Low rates of justice due to lack of awareness of bonded labour law, inadequate police training, and poor resources, lawyers say
By Nita Bhalla
NEW DELHI, Jan 26 (Thomson Reuters Foundation) - Dayalu Nial's suffering finally ended in December last year when an Indian court gave life sentences to eight men who trafficked him, tortured him, chopped off his hand and left him to die.
It took three years and knocking on many doors - from police and lawyers to doctors and activists - but it was worth the peace he now feels, said the 20-year-old former bonded labourer.
"It felt good to get justice for what they did. I didn't think they would get punished, or even if I would get compensation," said Nial, a softly-spoken man wearing a brown faux leather jacket.
"I know I was luckier than other people who have been rescued from slavery. The media supported me and that helped pressure authorities to pursue the case."
Nial's success in gaining justice is the exception rather than the rule in India, where thousands of people freed from slavery on construction sites, in brick kilns and farms among other places struggle for official recognition.
Despite having the most slaves in the world, according to the 2016 Global Slavery Index, India's poor enforcement of a four-decade-old bonded labour law and its under-resourced police and judiciary means few victims are given support - and fewer perpetrators punished, experts say.
"We have an Act against bonded labour, but most officials don't know it," said Anil Kumar Parashar, former member of the National Human Rights Commission (NHRC), an autonomous body established by the government to investigate such violations.
"In many cases, they refuse a case is bonded labour. There are also big challenges in getting compensation. So the NHRC needs more manpower to help create awareness of the laws and policies at local level and investigate cases properly."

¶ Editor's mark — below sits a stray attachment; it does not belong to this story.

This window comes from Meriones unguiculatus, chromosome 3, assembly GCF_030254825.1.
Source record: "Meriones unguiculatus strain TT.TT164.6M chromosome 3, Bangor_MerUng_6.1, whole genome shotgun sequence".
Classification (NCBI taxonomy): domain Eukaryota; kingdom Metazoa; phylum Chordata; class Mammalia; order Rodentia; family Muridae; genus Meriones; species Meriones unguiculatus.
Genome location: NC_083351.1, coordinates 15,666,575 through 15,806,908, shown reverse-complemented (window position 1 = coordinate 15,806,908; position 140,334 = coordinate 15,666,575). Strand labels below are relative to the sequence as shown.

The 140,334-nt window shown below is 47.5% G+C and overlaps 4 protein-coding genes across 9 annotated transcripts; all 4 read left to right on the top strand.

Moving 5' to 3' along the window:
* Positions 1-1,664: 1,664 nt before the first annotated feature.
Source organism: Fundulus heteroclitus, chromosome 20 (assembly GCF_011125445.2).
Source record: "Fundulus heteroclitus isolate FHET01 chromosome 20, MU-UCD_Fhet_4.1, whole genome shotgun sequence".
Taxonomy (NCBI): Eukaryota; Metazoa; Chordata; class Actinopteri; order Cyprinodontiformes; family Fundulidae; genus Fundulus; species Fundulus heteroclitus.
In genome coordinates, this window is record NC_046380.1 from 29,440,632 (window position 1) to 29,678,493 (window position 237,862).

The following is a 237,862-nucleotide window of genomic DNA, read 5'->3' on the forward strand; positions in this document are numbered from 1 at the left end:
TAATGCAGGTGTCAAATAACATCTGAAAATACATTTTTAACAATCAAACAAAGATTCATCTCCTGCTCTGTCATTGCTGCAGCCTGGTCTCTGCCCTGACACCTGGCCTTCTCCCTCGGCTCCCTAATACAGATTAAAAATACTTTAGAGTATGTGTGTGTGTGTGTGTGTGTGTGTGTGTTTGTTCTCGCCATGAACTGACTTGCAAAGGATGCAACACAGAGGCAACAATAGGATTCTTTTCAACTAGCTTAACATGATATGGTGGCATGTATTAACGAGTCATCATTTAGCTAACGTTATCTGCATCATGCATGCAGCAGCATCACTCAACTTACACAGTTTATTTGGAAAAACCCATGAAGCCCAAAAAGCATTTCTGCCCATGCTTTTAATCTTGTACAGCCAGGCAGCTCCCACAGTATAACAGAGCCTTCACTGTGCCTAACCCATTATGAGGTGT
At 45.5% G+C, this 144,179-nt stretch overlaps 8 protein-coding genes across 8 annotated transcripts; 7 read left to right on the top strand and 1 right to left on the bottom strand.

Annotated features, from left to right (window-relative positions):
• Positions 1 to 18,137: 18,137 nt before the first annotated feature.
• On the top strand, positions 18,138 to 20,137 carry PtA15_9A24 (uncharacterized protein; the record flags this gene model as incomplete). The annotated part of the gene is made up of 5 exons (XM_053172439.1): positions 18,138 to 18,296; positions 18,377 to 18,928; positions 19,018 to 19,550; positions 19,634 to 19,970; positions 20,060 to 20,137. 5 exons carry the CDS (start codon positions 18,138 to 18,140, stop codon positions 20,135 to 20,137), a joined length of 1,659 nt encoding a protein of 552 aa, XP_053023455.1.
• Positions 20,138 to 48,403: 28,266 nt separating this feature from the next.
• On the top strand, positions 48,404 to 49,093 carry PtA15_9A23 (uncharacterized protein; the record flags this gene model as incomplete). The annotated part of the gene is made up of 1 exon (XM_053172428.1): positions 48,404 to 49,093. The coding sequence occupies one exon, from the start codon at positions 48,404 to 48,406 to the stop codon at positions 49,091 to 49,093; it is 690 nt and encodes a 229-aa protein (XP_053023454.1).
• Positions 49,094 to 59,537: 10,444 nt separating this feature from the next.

ENSLAVED IN BROTHELS, BRICK KILNS
Bonded and forced labour - where a person is made to work through the use of violence or intimidation or more subtle means such as accumulated debt - are some of the oldest forms of slavery in the world.
There are an estimated 46 million people enslaved worldwide with more than 18 million of them in India, the latest Global Slavery Index by the Australia-based Walk Free Foundation shows.
While the Indian government cannot verify these figures, the labour ministry recently announced plans to identify, rescue and help over 18 million bonded labourers by 2030.
Many are villagers lured by traffickers with the promise of a good job and an advance payment, only to find themselves forced to toil in fields or brick kilns, enslaved in brothels or confined as maids to pay off debt.
Other forms of slavery include inter-generational bonded labour, forced child labour, forced begging and forced marriage as well as the forced recruitment into armed rebel groups.
Thousands of bonded labourers are freed every year, activists say, but their cases are unregistered, or remain uninvestigated - making it impossible for them to get financial aid, justice or help rebuilding their lives.
"We rescue around 500 people every year, and only in about 10 percent of cases do they get compensation. There is not single prosecution," said Chandan Kumar from ActionAid India.
LOW RATES OF CONVICTION
On a cold winter morning outside a run-down conference hall in the heart of the Indian capital, half a dozen or so former bonded labourers in wool hats and jackets with collars turned up huddle around, swapping tales of abuse and confinement.
The young men have gathered for a meeting held by the National Campaign Committee for Eradication of Bonded Labour - a coalition of charities, activists and lawyers working to end slavery in India.
Mostly in their twenties and thirties, the men talk of being beaten and locked in rooms on building sites or in animal sheds on cotton farms.